Jimmy Savile: What they said when he died
JIMMY Savile tributes. Now look at them.
Radio 1 DJ Tony Blackburn: “He was just a complete one-off. I think he was a bit of a lonely character as well. In the privacy of his own life I don’t think he had very many friends. I’ve never known anyone quite like him. He was a blunt speaking northerner, but also kind and very respectful.”
Prince Charles: “The Prince of Wales and the Duchess of Cornwall are saddened to hear of Jimmy Savile’s death and their thoughts are with his family at this time.”
Alan Franey, former Chief Executive of Broadmoor Hospital: “I spent a lot of time with him and would say I knew him probably as well as anybody else knew him…I spoke to him last Wednesday and asked him how he was, and he said he was feeling very tired and short of breath. Mentally, he was very alert. But he said to me: ‘I’m coming to the end of the tunnel’…He spent a lot of his life involved in raising [money for] charity and was passionate about helping people. Jimmy had a very normal upbringing but it was a tough upbringing and he never forgot his roots. He felt that he was in a situation where he could raise funds for people using his position in showbiz and he successfully did that.”
David Hamilton, DJ: “We were together at Radio 1 in the ’70s and the station was full of eccentric personalities, but he was certainly the most flamboyant of all.One of the essential things about Jimmy was that he was a man of the people. He knew his audience, he was very much in touch with his audience. I think the public were his family. Probably of all the DJs I worked with, I knew him less than any of the others. He kept himself very much to himself. He didn’t drink so he wasn’t the sort of man who would go down to the pub and have a bevvy with you.”
Paul Bruce, who appeared on Jim’ll Fix It: “It was every child’s dream to get on that programme. It was fantastic to meet the guy and go on the programme, and I had 15-17 million people watching me on a Saturday evening. He was a great guy.”
Catholic Herald: “I love that remark to a Broadmoor patient: “what do you want to go round strangling crumpet for?”; there’s a touch of genius in that — also a reflection of the invulnerability of the truly innocent man, so much and so obviously on the side of everyone he talked to that he could only stay safe in any company.”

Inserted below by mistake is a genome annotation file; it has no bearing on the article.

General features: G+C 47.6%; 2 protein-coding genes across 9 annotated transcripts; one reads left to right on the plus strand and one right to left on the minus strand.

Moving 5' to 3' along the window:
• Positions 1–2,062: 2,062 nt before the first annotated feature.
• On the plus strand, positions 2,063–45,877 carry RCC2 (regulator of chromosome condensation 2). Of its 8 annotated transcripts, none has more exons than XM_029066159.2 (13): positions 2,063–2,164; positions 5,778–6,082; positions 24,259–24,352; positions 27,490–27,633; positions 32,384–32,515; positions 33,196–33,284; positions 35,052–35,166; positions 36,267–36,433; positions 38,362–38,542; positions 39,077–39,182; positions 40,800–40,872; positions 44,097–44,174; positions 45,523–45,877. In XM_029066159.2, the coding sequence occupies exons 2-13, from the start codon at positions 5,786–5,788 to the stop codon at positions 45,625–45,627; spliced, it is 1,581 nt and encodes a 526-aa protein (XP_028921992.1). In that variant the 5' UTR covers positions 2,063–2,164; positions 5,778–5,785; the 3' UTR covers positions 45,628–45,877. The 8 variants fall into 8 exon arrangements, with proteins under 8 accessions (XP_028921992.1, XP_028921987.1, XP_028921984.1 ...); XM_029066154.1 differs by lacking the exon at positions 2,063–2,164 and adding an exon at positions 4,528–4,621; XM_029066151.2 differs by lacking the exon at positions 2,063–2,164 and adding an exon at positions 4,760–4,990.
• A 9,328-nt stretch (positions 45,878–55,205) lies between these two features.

Graham Smith from Harrogate, Yorkshire, neighbour and colleague: “I lived in the apartment directly below Sir Jimmy for a few years and worked as a documentary cameraman on Jim’ll Fix It. I got to know him quite well as neighbours as well as professionally. I also worked with Sir Jim on a video for Leeds General Infirmary. I was always impressed with the way he was around the hospital. He would chat with everyone and spend time with everyone. He was never too busy, he really liked people and he was happy to spend time with them. “Margaret Thatcher asked him to look after the wives of the G7 leaders during a conference. He took them to Stoke Mandeville. They were confronted by a man in tracksuit and a jewellery but by the end of the day, they were eating out of his hand.”
Mark Thompson, BBC director general: “I am very sad to hear of Sir Jimmy Savile’s death. From Top of the Pops to Jim’ll Fix It, Jimmy’s unique style entertained generations of BBC audiences. Like millions of viewers and listeners we shall miss him greatly.”
Jeremy Hunt, Culture Secretary: “Sir Jimmy Savile was one of broadcasting’s most unique and colourful characters. From Top of the Pops to making children’s dreams come true on Jim’ll Fix It, a generation of people will remember his catchphrases and sense of fun. But his lasting legacy will be the millions he raised for charity, tirelessly giving up his time and energy to help those causes he was passionate about.”
Dave Lee Travis: “Deep down inside him there was a guy which was very hard to get to. I’ve known Jimmy Savile for over 50 years, that’s a hell of a long period to know somebody, and I’ve never had an absolutely in-depth straight conversation with him because he’s constantly got a sort of invisible shield up. He likes to keep his distance from everybody, even friends. He’ll joke his way out of something if he doesn’t want to answer you… I think probably enigma is a good word for it.”
Charles Kennedy MP: Sir Jimmy was “a true and long-standing friend to the West Highlands over decades of diligence and decency”.